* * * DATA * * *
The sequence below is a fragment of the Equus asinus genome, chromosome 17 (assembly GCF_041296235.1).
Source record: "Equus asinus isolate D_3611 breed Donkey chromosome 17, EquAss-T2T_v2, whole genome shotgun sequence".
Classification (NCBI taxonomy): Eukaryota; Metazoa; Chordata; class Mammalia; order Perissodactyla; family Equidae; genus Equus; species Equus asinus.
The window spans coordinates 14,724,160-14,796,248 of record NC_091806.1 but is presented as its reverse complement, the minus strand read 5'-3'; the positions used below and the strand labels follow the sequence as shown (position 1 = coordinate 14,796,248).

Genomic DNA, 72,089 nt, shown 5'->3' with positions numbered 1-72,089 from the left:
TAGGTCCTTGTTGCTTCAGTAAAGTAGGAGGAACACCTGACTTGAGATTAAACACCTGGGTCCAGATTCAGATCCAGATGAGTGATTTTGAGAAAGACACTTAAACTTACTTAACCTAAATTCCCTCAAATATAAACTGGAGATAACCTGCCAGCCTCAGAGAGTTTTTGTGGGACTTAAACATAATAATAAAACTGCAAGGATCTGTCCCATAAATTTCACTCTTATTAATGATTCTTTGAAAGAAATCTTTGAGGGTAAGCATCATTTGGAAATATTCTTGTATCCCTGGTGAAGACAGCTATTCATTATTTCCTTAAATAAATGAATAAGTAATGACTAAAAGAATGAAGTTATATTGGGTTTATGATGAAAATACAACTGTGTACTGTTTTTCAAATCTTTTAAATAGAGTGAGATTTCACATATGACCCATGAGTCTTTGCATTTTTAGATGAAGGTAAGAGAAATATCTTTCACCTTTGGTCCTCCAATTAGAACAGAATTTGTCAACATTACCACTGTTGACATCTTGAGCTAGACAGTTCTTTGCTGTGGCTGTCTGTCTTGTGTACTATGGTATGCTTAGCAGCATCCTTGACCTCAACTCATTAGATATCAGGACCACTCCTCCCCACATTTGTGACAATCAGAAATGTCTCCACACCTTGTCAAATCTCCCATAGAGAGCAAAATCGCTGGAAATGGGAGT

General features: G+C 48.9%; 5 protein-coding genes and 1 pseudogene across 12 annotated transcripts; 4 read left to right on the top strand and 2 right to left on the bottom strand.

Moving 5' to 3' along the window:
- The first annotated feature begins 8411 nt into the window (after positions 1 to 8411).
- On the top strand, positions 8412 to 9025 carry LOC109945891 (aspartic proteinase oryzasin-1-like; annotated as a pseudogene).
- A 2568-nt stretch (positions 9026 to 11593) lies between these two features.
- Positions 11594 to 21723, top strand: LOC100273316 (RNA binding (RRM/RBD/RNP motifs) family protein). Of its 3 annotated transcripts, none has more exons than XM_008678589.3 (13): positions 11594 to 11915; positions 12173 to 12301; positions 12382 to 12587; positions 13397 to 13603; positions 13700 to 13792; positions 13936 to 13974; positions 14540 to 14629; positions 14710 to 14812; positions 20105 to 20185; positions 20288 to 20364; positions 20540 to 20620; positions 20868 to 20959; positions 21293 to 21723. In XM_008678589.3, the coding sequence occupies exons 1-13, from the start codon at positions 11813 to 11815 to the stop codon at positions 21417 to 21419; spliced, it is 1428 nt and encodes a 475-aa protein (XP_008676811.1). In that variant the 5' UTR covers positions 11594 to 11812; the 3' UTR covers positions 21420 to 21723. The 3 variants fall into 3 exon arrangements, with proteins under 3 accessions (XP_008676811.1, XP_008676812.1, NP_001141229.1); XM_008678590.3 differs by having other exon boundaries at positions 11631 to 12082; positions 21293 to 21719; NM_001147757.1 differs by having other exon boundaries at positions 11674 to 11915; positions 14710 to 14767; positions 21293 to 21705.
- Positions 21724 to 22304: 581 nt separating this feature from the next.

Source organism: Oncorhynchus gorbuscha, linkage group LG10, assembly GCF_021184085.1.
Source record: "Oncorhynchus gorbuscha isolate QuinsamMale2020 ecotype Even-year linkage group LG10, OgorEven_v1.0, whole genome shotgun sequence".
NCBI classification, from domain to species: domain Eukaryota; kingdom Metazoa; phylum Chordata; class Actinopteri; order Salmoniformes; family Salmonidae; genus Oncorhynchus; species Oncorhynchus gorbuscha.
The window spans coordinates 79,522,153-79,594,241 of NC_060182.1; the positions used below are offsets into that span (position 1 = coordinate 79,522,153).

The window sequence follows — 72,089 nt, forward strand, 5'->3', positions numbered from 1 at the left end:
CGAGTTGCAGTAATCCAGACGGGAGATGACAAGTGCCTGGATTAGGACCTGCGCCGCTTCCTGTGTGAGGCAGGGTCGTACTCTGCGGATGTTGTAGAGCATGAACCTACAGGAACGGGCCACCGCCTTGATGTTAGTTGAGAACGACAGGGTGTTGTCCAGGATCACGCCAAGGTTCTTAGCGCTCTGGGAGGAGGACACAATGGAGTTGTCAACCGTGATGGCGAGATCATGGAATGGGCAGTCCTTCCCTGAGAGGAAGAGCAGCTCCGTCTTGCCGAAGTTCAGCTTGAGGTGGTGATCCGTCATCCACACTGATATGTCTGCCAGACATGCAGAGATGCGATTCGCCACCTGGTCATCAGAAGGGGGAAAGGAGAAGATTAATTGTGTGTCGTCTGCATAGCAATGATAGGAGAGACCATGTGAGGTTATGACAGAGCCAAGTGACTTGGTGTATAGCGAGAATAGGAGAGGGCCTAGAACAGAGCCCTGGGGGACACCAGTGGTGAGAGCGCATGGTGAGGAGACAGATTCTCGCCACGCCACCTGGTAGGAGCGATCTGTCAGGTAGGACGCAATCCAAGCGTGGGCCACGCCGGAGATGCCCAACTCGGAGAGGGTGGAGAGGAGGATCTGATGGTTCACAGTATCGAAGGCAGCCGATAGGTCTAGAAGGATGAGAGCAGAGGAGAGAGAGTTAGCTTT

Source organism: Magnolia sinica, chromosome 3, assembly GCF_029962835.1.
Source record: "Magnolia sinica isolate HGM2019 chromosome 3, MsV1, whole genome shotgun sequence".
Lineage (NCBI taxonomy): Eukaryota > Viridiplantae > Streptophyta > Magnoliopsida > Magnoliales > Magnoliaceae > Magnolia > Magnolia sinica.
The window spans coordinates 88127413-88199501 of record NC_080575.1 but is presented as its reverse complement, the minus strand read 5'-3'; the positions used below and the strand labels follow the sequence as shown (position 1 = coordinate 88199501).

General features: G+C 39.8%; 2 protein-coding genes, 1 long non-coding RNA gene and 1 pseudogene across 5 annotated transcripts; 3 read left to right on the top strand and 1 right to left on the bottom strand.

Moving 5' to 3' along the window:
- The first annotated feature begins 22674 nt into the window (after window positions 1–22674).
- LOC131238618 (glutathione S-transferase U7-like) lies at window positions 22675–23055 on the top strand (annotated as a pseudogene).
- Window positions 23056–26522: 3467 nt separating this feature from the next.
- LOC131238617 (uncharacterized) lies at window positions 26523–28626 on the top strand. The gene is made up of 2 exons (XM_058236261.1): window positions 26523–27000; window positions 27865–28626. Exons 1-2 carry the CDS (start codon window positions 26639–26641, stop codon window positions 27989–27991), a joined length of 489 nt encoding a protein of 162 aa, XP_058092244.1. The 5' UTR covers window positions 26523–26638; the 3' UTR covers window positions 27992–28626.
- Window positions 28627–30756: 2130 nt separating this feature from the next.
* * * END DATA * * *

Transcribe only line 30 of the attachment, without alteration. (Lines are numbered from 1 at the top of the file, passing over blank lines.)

- Window positions 28627–30756: 2130 nt separating this feature from the next.